Nightmare in 3-D
“You have to cross your eyes, Wes.”
“No, you don’t, Wes. You just have to cross one eye.”
“That’s wrong, you jerk. Just stare at the two dots until they look like three dots, Wes. Then look at the whole picture and you’ll see it.”
The “it” everybody was talking about was a stereogram—one of those pictures with a hidden 3-D image. Mr. Gosling showed us one in our sixth-grade science class today. We’re studying optics and learning about how we see things.
It was lunchtime now, and my best friend,
Lauren, and two other kids in my class were trying to give me tips on how to see stereograms. But I knew they were wasting their time.
I mushed my gravy into my mashed potatoes and slid the carrots to one side of my plate. The carrots in the school cafeteria are always soggy.
“It’s no use,” I said, pushing my glasses up. “I just can’t see 3-D.”
“You can, Wes,” Lauren insisted. “It just takes some practice. You’ll get it.”
That’s what I like about Lauren. She thinks positive. Another thing I like about her is her bright blue eyes. They look so cool under her black bangs.
“What will Wes get?” Cornelia Phillips demanded, shoving in next to me at the table.
Cornelia is one of the horrible twins who live next door to my family. Her horrible sister, Gabriella, strutted up right behind her.
Gabriella slid her tray across the table, then sat down, too. As if we’d invited them or something.
“What will you get, Wes?” Gabriella repeated. They’re both so nosy.
Then, while they waited for my answer, they both twirled their long blond ponytails. They wear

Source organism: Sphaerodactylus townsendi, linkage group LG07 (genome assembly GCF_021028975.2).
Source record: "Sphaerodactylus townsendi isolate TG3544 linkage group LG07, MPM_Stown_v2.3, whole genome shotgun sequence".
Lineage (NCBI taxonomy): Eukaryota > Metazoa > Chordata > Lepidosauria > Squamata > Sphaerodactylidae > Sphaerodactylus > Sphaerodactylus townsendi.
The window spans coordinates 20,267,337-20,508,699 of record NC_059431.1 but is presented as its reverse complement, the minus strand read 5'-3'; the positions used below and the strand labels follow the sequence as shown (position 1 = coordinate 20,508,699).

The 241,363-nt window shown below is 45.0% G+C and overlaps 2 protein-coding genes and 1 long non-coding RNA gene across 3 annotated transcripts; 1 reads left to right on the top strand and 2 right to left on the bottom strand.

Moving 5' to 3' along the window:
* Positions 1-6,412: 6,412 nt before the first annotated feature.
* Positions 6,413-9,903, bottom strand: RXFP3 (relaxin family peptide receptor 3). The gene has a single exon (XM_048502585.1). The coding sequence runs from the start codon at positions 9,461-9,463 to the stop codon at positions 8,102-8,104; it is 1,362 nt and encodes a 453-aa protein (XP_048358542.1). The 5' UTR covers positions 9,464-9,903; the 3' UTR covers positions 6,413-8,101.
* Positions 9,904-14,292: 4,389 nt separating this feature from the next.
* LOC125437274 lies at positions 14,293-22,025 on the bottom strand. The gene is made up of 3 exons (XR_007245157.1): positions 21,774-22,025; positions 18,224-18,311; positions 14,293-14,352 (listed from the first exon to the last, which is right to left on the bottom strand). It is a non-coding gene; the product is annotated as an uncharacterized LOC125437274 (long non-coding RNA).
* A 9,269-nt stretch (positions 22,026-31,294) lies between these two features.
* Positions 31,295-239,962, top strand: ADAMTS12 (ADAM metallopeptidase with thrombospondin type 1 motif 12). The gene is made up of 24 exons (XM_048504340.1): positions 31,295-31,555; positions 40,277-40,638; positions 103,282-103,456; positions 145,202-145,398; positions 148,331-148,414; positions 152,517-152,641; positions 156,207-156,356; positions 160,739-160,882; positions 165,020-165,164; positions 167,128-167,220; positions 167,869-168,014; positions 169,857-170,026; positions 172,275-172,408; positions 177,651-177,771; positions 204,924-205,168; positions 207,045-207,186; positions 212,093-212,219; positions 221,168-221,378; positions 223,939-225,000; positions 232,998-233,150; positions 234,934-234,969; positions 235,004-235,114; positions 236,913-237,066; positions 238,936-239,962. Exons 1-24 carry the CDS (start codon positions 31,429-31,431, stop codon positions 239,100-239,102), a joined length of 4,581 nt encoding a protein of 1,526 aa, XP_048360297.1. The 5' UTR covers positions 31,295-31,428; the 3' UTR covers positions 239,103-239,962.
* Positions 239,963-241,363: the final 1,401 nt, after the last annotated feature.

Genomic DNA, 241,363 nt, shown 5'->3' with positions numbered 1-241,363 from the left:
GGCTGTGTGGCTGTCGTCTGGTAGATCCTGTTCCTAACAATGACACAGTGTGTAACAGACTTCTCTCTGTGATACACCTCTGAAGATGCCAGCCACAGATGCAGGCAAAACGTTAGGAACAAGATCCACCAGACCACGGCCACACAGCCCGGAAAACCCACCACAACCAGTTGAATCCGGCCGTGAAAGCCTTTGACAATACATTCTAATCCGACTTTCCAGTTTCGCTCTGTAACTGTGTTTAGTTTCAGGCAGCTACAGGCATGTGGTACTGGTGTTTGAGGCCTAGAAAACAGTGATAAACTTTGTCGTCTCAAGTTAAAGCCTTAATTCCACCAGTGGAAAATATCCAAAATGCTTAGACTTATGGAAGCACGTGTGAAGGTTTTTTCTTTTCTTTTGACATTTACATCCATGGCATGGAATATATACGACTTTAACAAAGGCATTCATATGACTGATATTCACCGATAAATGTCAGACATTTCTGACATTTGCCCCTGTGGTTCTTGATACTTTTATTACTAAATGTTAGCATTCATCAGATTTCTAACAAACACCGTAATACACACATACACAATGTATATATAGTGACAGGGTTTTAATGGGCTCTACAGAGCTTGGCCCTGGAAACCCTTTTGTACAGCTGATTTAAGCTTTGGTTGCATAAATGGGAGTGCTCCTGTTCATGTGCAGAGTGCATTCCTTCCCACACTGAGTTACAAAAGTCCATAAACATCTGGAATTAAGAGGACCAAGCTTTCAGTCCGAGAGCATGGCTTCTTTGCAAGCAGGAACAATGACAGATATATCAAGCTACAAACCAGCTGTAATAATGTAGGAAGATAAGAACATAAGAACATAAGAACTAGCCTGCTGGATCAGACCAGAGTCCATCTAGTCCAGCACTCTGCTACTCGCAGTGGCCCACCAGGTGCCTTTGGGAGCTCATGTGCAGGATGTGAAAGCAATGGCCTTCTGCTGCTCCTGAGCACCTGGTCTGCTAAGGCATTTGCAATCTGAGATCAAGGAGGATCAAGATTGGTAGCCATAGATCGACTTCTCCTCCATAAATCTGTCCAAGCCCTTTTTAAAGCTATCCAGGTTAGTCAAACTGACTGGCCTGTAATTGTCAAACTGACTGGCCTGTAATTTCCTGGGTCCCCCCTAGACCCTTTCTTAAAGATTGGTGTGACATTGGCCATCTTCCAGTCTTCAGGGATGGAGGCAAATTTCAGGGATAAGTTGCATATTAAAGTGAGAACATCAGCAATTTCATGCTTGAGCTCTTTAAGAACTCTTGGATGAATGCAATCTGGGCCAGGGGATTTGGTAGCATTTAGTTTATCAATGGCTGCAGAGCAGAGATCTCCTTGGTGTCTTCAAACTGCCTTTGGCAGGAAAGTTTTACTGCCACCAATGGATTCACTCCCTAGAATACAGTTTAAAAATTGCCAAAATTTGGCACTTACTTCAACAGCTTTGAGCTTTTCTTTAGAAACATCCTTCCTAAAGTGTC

them coming out of the sides of their heads, only on different sides so you can tell them apart. Otherwise they’re alike in every gross detail. They even snort alike when they laugh.
And I hear them snorting a lot because, as I said, the twins live next door to me—on Fear Street. Everyone has stories about the scary things that happen on Fear Street. But if you ask me, the twins are the scariest things on the block!
They’re worse than the ghost that everyone says plays hide-and-seek with you in the woods—and tries to steal your body. Or that ghostly substitute teacher my friend Zack had.
I call the twins Corny and Gabby. Perfect names. Corny’s always playing dumb practical jokes, mostly on me. She’ll do anything to make me look like a total idiot.
And Gabby’s always talking. She’s the biggest gossip at Shadyside Middle School. And guess who most of her stories are about? That’s right—me. Wes Parker.
“What will Wes get?” the twins demanded together, their voices growing higher and higher.
I tried to ignore them. That’s what Lauren always tells me to do. I stared down at my plate and mashed my potatoes around some more.
When no one answered, Corny finally changed the subject.
“Did you ever see anything grosser than that cow eye Mr. Gosling dissected?” she asked. Then she wrinkled her nose and gazed at everyone. Waiting for an answer.
“We’re eating lunch, Cornelia,” Lauren reminded her.
“Yeah, I thought it was going to squirt right off the table when he cut it open,” Gabby added, ignoring Lauren.
Lauren and I groaned and dropped our forks. The twins snorted together.
“Hi, Chad.” Corny waved at Chad Miller at the next table. He’s one of the cool kids. Chad didn’t even glance at her.
“Hey, he smiled at you!” Gabby said. She twirled her hair with one hand and stuffed her face full of potatoes with the other.
Lauren rolled her eyes.
“Wow. This table is bor-ring!” Corny groaned.
“Yeah,” Gabby agreed. She reached into her backpack and pulled out a poster. She spread it out on the table, practically pushing my tray off.
Oh, no, I thought. Another stereogram. The other kids leaned over to study it.
“Can you see it, Wes?” Corny asked in a fake sweet voice.
She knew I couldn’t. I never can see them. But I stared at the poster and tried hard to see the hidden image.
“Uh-uh,” I admitted. I felt really stupid. The twins can always do that to me. “I can’t see it. I just can’t see it.”
Corny leaned across my tray. She was right in my face. “Well, then, you’d better eat your carrots.”
Gabby rolled the poster up and both twins left, whispering to each other and snorting some more.
“They think they’re a riot,” I grumbled. “Eat my carrots. Very funny.”
I gazed down at my carrots.
Gasped in disbelief.
And then let out a scream that shook the room.